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Special> NPC & CPPCC Sessions 2010> Latest
UPDATED: March 4, 2010
Chinese People Angry About Certain Foreign Leader's Meeting With Dalai Lama: Spokesman
Some foreign leaders intended to use Tibet-related issues to interfere into China's internal affairs


Li Zhaoxing, spokesman for the Third Session of the 11th National People's Congress (NPC), answers questions from journalists during the news conference on the Third Session of the 11th NPC at the Great Hall of the People in Beijing, capital of China, March 4, 2010 (XINHUA) 

Chinese people were angry about the meeting between certain foreign leaders and the Dalai Lama, said Li Zhaoxing, spokesman for the annual session of China's top legislature, Thursday.

"Some foreign politicians said the Dalai Lama is a religious figure, but in fact he is a political exile. A very close friend of mine who served an important post in the U.S. government said the Dalai Lama was a political monk," Li told a press conference a day before the opening of the National People's Congress (NPC) session.

"Why did the Dalai Lama propose a 'Greater Tibet' and keep the 'government-in-exile' with a so-called constitution while claiming he is not in support of 'Tibet independence'?" Li asked.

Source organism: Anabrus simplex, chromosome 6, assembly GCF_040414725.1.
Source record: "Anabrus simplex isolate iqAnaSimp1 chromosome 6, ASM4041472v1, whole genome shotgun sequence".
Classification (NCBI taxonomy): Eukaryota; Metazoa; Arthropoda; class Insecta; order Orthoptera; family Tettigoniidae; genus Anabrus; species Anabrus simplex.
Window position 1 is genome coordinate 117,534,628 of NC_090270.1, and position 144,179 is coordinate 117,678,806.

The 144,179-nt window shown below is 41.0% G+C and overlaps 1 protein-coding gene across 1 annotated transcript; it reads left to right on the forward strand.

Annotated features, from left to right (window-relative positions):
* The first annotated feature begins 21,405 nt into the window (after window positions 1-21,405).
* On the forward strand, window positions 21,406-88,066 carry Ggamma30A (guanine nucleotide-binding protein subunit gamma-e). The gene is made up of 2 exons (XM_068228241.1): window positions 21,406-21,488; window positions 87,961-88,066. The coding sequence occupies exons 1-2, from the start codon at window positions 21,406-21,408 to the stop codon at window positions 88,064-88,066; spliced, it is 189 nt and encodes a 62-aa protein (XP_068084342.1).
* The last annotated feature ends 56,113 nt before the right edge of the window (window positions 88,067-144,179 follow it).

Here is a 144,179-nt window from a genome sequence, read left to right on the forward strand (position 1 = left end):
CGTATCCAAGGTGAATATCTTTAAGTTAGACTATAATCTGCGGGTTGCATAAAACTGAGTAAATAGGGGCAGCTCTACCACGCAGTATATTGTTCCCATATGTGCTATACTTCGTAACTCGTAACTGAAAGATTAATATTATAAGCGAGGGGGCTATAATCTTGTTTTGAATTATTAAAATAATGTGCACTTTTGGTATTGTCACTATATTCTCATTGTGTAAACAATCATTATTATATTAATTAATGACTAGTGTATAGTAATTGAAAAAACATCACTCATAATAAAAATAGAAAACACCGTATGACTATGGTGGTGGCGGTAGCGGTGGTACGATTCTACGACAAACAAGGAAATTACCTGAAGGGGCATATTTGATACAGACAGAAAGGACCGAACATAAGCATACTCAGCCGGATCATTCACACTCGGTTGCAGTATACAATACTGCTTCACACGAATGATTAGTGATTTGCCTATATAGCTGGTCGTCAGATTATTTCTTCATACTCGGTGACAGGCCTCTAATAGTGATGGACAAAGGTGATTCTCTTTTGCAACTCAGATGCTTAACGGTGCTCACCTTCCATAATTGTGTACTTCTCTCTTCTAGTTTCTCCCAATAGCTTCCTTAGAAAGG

He said some politicians ignored the facts that Tibet is an inalienable part of China, and the region has scored great social and economic progress since the democratic reform in 1959.

"They lacked proper understanding about Tibet's history and present," he said.

Some foreign leaders intended to use Tibet-related issues to interfere into China's internal affairs, Li noted.

Citing a poem by the sixth Dalai Lama, Li said, "Lies always look flamboyant and smell fragrant, so we must be cautious."

"What is more important, we also need to observe what he (Dalai Lama) does," Li said.

In spite of China's strong opposition, U.S. President Barack Obama and Secretary of State Hillary Clinton met respectively with the Dalai Lama in Washington on Feb. 18.

(Xinhua News Agency March 4, 2010)

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